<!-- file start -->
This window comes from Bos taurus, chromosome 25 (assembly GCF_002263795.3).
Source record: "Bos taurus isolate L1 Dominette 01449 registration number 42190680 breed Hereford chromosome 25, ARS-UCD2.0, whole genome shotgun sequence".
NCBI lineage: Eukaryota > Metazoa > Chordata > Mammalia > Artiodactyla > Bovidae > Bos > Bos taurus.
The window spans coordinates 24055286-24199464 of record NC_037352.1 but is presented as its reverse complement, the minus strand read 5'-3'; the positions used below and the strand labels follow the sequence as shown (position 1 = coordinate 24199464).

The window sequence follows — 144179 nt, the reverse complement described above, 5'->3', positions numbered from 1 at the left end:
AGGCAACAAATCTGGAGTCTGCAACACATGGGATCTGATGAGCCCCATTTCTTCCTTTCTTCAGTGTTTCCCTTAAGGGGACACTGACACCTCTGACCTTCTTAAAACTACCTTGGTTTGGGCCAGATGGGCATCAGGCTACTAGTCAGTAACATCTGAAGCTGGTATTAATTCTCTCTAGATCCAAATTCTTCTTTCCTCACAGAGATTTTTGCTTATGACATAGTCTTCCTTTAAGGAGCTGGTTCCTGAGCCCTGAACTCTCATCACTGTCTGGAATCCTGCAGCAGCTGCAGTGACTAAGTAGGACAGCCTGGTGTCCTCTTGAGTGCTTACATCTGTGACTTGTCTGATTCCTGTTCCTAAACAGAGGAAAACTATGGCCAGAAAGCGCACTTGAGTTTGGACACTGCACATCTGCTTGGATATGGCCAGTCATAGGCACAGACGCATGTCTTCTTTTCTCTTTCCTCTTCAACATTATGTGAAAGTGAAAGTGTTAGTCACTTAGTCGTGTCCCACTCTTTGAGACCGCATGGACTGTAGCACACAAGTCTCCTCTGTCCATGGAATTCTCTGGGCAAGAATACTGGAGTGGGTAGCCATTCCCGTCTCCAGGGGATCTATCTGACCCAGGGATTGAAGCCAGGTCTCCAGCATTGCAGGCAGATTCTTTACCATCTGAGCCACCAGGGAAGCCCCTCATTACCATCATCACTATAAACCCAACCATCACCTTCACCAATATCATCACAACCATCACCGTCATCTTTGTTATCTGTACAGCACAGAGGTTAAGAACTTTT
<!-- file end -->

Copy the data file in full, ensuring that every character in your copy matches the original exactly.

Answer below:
This window comes from Bos taurus, chromosome 25 (assembly GCF_002263795.3).
Source record: "Bos taurus isolate L1 Dominette 01449 registration number 42190680 breed Hereford chromosome 25, ARS-UCD2.0, whole genome shotgun sequence".
NCBI lineage: Eukaryota > Metazoa > Chordata > Mammalia > Artiodactyla > Bovidae > Bos > Bos taurus.
The window spans coordinates 24055286-24199464 of record NC_037352.1 but is presented as its reverse complement, the minus strand read 5'-3'; the positions used below and the strand labels follow the sequence as shown (position 1 = coordinate 24199464).

The window sequence follows — 144179 nt, the reverse complement described above, 5'->3', positions numbered from 1 at the left end:
AGGCAACAAATCTGGAGTCTGCAACACATGGGATCTGATGAGCCCCATTTCTTCCTTTCTTCAGTGTTTCCCTTAAGGGGACACTGACACCTCTGACCTTCTTAAAACTACCTTGGTTTGGGCCAGATGGGCATCAGGCTACTAGTCAGTAACATCTGAAGCTGGTATTAATTCTCTCTAGATCCAAATTCTTCTTTCCTCACAGAGATTTTTGCTTATGACATAGTCTTCCTTTAAGGAGCTGGTTCCTGAGCCCTGAACTCTCATCACTGTCTGGAATCCTGCAGCAGCTGCAGTGACTAAGTAGGACAGCCTGGTGTCCTCTTGAGTGCTTACATCTGTGACTTGTCTGATTCCTGTTCCTAAACAGAGGAAAACTATGGCCAGAAAGCGCACTTGAGTTTGGACACTGCACATCTGCTTGGATATGGCCAGTCATAGGCACAGACGCATGTCTTCTTTTCTCTTTCCTCTTCAACATTATGTGAAAGTGAAAGTGTTAGTCACTTAGTCGTGTCCCACTCTTTGAGACCGCATGGACTGTAGCACACAAGTCTCCTCTGTCCATGGAATTCTCTGGGCAAGAATACTGGAGTGGGTAGCCATTCCCGTCTCCAGGGGATCTATCTGACCCAGGGATTGAAGCCAGGTCTCCAGCATTGCAGGCAGATTCTTTACCATCTGAGCCACCAGGGAAGCCCCTCATTACCATCATCACTATAAACCCAACCATCACCTTCACCAATATCATCACAACCATCACCGTCATCTTTGTTATCTGTACAGCACAGAGGTTAAGAACTTTT